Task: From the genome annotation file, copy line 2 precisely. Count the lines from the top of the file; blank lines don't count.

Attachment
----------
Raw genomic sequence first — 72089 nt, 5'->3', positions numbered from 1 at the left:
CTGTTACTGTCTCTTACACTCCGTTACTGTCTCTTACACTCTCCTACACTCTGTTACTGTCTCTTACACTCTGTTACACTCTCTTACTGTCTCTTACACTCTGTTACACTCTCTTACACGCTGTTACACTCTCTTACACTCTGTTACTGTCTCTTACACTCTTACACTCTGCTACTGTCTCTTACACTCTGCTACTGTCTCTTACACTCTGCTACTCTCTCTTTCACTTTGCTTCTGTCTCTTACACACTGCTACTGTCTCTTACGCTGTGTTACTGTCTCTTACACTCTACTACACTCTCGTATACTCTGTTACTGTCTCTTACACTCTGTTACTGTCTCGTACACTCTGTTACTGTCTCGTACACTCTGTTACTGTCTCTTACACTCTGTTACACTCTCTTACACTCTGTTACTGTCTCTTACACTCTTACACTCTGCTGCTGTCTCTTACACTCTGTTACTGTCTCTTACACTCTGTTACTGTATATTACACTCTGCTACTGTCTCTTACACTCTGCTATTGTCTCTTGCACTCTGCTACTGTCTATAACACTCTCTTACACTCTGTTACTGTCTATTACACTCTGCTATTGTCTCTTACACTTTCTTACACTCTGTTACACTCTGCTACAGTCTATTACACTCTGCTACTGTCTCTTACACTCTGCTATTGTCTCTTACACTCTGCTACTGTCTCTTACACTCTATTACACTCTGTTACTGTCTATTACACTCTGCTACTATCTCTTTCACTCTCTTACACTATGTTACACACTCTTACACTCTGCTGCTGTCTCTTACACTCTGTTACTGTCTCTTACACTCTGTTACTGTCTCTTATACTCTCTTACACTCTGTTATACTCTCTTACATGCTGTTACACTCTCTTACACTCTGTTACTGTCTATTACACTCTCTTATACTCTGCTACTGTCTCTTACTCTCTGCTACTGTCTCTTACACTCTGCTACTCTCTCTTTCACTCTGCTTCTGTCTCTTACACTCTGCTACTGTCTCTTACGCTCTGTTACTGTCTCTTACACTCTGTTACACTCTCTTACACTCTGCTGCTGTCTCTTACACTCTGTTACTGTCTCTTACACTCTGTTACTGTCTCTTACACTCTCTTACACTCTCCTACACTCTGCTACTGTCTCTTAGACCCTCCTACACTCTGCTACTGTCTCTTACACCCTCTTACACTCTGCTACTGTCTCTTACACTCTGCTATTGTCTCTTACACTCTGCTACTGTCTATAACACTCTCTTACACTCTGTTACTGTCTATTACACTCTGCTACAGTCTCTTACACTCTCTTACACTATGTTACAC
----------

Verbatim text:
CTGTTACTGTCTCTTACACTCCGTTACTGTCTCTTACACTCTCCTACACTCTGTTACTGTCTCTTACACTCTGTTACACTCTCTTACTGTCTCTTACACTCTGTTACACTCTCTTACACGCTGTTACACTCTCTTACACTCTGTTACTGTCTCTTACACTCTTACACTCTGCTACTGTCTCTTACACTCTGCTACTGTCTCTTACACTCTGCTACTCTCTCTTTCACTTTGCTTCTGTCTCTTACACACTGCTACTGTCTCTTACGCTGTGTTACTGTCTCTTACACTCTACTACACTCTCGTATACTCTGTTACTGTCTCTTACACTCTGTTACTGTCTCGTACACTCTGTTACTGTCTCGTACACTCTGTTACTGTCTCTTACACTCTGTTACACTCTCTTACACTCTGTTACTGTCTCTTACACTCTTACACTCTGCTGCTGTCTCTTACACTCTGTTACTGTCTCTTACACTCTGTTACTGTATATTACACTCTGCTACTGTCTCTTACACTCTGCTATTGTCTCTTGCACTCTGCTACTGTCTATAACACTCTCTTACACTCTGTTACTGTCTATTACACTCTGCTATTGTCTCTTACACTTTCTTACACTCTGTTACACTCTGCTACAGTCTATTACACTCTGCTACTGTCTCTTACACTCTGCTATTGTCTCTTACACTCTGCTACTGTCTCTTACACTCTATTACACTCTGTTACTGTCTATTACACTCTGCTACTATCTCTTTCACTCTCTTACACTATGTTACACACTCTTACACTCTGCTGCTGTCTCTTACACTCTGTTACTGTCTCTTACACTCTGTTACTGTCTCTTATACTCTCTTACACTCTGTTATACTCTCTTACATGCTGTTACACTCTCTTACACTCTGTTACTGTCTATTACACTCTCTTATACTCTGCTACTGTCTCTTACTCTCTGCTACTGTCTCTTACACTCTGCTACTCTCTCTTTCACTCTGCTTCTGTCTCTTACACTCTGCTACTGTCTCTTACGCTCTGTTACTGTCTCTTACACTCTGTTACACTCTCTTACACTCTGCTGCTGTCTCTTACACTCTGTTACTGTCTCTTACACTCTGTTACTGTCTCTTACACTCTCTTACACTCTCCTACACTCTGCTACTGTCTCTTAGACCCTCCTACACTCTGCTACTGTCTCTTACACCCTCTTACACTCTGCTACTGTCTCTTACACTCTGCTATTGTCTCTTACACTCTGCTACTGTCTATAACACTCTCTTACACTCTGTTACTGTCTATTACACTCTGCTACAGTCTCTTACACTCTCTTACACTATGTTACAC